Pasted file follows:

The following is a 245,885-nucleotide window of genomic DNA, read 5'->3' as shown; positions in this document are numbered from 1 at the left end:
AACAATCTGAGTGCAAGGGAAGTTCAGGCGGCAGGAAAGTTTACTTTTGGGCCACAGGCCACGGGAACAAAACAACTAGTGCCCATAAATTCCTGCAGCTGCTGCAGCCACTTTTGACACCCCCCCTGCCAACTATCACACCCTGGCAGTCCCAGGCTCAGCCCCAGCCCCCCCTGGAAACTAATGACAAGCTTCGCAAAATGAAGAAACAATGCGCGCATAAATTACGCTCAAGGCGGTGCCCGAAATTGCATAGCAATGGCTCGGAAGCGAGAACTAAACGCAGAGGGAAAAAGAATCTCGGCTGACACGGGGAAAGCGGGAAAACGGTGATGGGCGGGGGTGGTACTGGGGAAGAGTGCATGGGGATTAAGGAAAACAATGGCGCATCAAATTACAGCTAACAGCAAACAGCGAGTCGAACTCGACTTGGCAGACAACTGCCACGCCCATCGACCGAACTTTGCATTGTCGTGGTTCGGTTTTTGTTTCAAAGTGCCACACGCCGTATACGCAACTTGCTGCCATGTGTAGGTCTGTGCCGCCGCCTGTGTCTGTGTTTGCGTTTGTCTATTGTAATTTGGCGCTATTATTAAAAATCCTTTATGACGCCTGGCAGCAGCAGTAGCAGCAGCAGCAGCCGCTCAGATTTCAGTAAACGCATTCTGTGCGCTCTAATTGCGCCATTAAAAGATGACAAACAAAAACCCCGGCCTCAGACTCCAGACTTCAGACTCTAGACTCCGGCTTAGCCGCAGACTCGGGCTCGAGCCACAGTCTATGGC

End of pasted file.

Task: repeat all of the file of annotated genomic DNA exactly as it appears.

The following is a 245,885-nucleotide window of genomic DNA, read 5'->3' as shown; positions in this document are numbered from 1 at the left end:
AACAATCTGAGTGCAAGGGAAGTTCAGGCGGCAGGAAAGTTTACTTTTGGGCCACAGGCCACGGGAACAAAACAACTAGTGCCCATAAATTCCTGCAGCTGCTGCAGCCACTTTTGACACCCCCCCTGCCAACTATCACACCCTGGCAGTCCCAGGCTCAGCCCCAGCCCCCCCTGGAAACTAATGACAAGCTTCGCAAAATGAAGAAACAATGCGCGCATAAATTACGCTCAAGGCGGTGCCCGAAATTGCATAGCAATGGCTCGGAAGCGAGAACTAAACGCAGAGGGAAAAAGAATCTCGGCTGACACGGGGAAAGCGGGAAAACGGTGATGGGCGGGGGTGGTACTGGGGAAGAGTGCATGGGGATTAAGGAAAACAATGGCGCATCAAATTACAGCTAACAGCAAACAGCGAGTCGAACTCGACTTGGCAGACAACTGCCACGCCCATCGACCGAACTTTGCATTGTCGTGGTTCGGTTTTTGTTTCAAAGTGCCACACGCCGTATACGCAACTTGCTGCCATGTGTAGGTCTGTGCCGCCGCCTGTGTCTGTGTTTGCGTTTGTCTATTGTAATTTGGCGCTATTATTAAAAATCCTTTATGACGCCTGGCAGCAGCAGTAGCAGCAGCAGCAGCCGCTCAGATTTCAGTAAACGCATTCTGTGCGCTCTAATTGCGCCATTAAAAGATGACAAACAAAAACCCCGGCCTCAGACTCCAGACTTCAGACTCTAGACTCCGGCTTAGCCGCAGACTCGGGCTCGAGCCACAGTCTATGGC